In addition, the selection of certain types of grafts for a CABG procedure may benefit women patients. Although there is a known survival benefit associated with the use of the left internal mammary artery, this arterial graft is used less frequently in women.10,11 A smaller percentage of women also receive a radial arterial graft, which may benefit female patients. A study at Washington University School of Medicine indicated that five-year survival was significantly better in 294 women who received a radial artery graft than in an equal number of women who did not.12

Washington University cardiac surgeons Jennifer Lawton, MD, and Ralph Damiano Jr., MD, both perform OPCAB surgery (the surgery is not appropriate for all patients) and give careful consideration to the bypass vessel used in CABG, depending on the age of the patient and other factors. Lawton also has contributed to the medical literature on women and heart disease and is sought as an expert in the field.

For more information:

Women and heart health web sources

References

  1. Mosca L, Linfante AH, Benjamin EJ, Berra K, Hayes SN, Walsh BW, Fabunmi RP, Kwan J, Mills T, Simpson SL. National study of physician awareness and adherence to cardiovascular disease prevention guidelines. Circulation. 2005;111(4):499-510.
  2. Fisher LD, Kennedy JW, Davis KB, Maynard C, Fritz JK, Kaiser G, Myers WO. Association of sex, physical size, and operative mortality after coronary artery bypass in the Coronary Artery Surgery Study (CASS). Journal of Thoracic and Cardiovascular Surgery. 1982;84(3):334-341.
  3. O'Connor GT, Morton JR, Diehl MJ, Olmstead EM, Coffin LH, Levy DG, Maloney CT, Plume SK, Nugent W, Malenka DJ, et al. Differences between men and women in hospital mortality associated with coronary artery bypass graft surgery. The Northern New England Cardiovascular Disease Study Group. Circulation. 1993;88(5 Pt 1):2104-2110.
  4. Zitser-Gurevich Y, Simchen E, Galai N, Mandel M; ISCAB Consortium. Effect of perioperative complications on excess mortality among women after coronary artery bypass: the Israeli Coronary Artery Bypass Graft Study (ISCAB). Journal of Thoracic and Cardiovascular Surgery. 2002;123(3):517-524.
  5. Edwards FH, Carey JS, Grover FL, Bero JW, Hartz RS. Impact of gender on coronary bypass operative mortality. Annals of Thoracic Surgery. 1998;66(1):125-131.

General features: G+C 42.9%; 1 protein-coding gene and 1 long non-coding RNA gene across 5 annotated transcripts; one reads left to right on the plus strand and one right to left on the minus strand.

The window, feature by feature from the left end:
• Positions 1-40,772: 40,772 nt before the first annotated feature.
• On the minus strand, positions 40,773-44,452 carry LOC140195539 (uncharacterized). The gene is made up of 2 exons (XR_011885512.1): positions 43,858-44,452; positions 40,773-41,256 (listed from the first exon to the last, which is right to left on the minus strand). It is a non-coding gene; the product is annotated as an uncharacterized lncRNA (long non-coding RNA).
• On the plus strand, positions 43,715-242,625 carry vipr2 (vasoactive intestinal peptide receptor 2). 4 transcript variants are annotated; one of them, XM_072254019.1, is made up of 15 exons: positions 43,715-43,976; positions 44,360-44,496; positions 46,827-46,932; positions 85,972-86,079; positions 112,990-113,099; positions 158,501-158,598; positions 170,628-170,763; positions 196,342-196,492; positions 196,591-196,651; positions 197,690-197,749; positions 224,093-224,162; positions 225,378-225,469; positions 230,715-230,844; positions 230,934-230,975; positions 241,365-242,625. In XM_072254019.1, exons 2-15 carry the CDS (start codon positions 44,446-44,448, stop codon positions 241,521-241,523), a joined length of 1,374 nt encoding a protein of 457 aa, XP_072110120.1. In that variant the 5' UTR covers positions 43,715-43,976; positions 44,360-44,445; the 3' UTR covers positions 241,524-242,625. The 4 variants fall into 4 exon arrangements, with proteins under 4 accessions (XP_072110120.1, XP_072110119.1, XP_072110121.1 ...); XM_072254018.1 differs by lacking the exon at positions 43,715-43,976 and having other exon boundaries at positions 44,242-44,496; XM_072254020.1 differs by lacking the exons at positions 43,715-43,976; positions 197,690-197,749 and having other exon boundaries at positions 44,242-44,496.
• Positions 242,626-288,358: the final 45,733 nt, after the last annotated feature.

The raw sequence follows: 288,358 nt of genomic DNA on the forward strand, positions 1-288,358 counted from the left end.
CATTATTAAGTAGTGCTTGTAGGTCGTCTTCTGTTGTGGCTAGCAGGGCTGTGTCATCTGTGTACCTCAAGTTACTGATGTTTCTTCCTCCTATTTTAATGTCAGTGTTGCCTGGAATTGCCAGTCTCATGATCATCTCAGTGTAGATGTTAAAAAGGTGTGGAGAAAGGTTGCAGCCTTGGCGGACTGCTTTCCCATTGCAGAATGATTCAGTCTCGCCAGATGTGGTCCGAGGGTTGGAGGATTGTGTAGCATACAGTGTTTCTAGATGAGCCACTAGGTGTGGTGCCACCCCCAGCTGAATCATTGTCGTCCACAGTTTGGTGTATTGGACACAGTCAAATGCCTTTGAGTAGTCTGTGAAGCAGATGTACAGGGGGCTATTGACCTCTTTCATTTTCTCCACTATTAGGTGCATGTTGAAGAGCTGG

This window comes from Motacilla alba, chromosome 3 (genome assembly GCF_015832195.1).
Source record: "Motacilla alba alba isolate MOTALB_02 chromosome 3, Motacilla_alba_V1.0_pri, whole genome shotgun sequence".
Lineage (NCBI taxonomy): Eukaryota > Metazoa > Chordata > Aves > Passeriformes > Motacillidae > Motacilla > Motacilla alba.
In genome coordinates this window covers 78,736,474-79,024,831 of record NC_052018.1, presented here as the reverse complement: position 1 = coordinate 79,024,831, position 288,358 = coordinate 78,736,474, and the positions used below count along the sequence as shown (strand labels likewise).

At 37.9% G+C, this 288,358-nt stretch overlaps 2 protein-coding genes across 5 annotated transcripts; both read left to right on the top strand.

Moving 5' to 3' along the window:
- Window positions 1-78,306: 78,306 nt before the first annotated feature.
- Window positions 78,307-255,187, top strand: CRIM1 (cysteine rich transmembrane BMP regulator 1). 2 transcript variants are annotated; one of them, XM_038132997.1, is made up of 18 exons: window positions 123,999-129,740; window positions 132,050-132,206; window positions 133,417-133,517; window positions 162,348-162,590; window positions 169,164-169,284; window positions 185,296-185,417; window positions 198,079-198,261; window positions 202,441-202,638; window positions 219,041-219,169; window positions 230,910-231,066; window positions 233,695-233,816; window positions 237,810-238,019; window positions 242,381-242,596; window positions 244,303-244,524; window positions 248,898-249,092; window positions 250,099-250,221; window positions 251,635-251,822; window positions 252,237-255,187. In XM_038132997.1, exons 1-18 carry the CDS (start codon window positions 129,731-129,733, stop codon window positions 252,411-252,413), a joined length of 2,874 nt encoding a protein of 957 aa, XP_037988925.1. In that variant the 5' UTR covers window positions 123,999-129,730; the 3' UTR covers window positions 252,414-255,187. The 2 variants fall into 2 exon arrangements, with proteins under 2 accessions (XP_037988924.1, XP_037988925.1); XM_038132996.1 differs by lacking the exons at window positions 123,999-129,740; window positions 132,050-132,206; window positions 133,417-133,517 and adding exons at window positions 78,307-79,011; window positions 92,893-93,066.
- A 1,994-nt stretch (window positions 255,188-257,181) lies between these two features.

6. Vaccarino V, Abramson JL, Veledar E, Weintraub WS. Sex differences in hospital mortality after coronary artery bypass surgery: evidence for a higher mortality in younger women. Circulation. 2002;105(10):1176-1181.
  7. Lawton JS, Brister SJ, Petro KR, Dullum M. Surgical revascularization in women: unique intraoperative factors and considerations. Journal of Thoracic and Cardiovascular Surgery. 2003;126(4):936-938.
  8. Petro KR, Dullum MK, Garcia JM, Pfister AJ, Qazi AG, Boyce SW, Bafi AS, Stamou SC, Corso PJ. Minimally invasive coronary revascularization in women: A safe approach for a high-risk group. Heart Surg Forum. 2000;3(1):41-46.
  9. Brown PP, Mack MJ, Simon AW, Battaglia S, Tarkington L, Horner S, Culler SD, Becker ER. Outcomes experience with off-pump coronary artery bypass surgery in women. Annals of Thoracic Surgery. 2002;74(6):2113-2119; discussion 2120.
  10. Loop FD, Lytle BW, Cosgrove DM, Stewart RW, Goormastic M, Williams GW, Golding LA, Gill CC, Taylor PC, Sheldon WC, et al. Influence of the internal-mammary-artery graft on 10-year survival and other cardiac events. New England Journal of Medicine. 1986;314(1):1-6.
  11. Jacobs AK, Kelsey SF, Brooks MM, Faxon DP, Chaitman BR, Bittner V, Mock MB, Weiner BH, Dean L, Winston C, Drew L, Sopko G. Better outcome for women compared with men undergoing coronary revascularization: a report from the bypass angioplasty revascularization investigation (BARI). Circulation. 1998;98(13):1279-1285.
  12. Lawton JS, Barner HB, Bailey MS, Guthrie TJ, Moazami N, Pasque MK, Moon MR, Damiano RJ Jr. Radial artery grafts in women: utilization and results. Annals of Thoracic Surgery. 2005;80(2):559-563.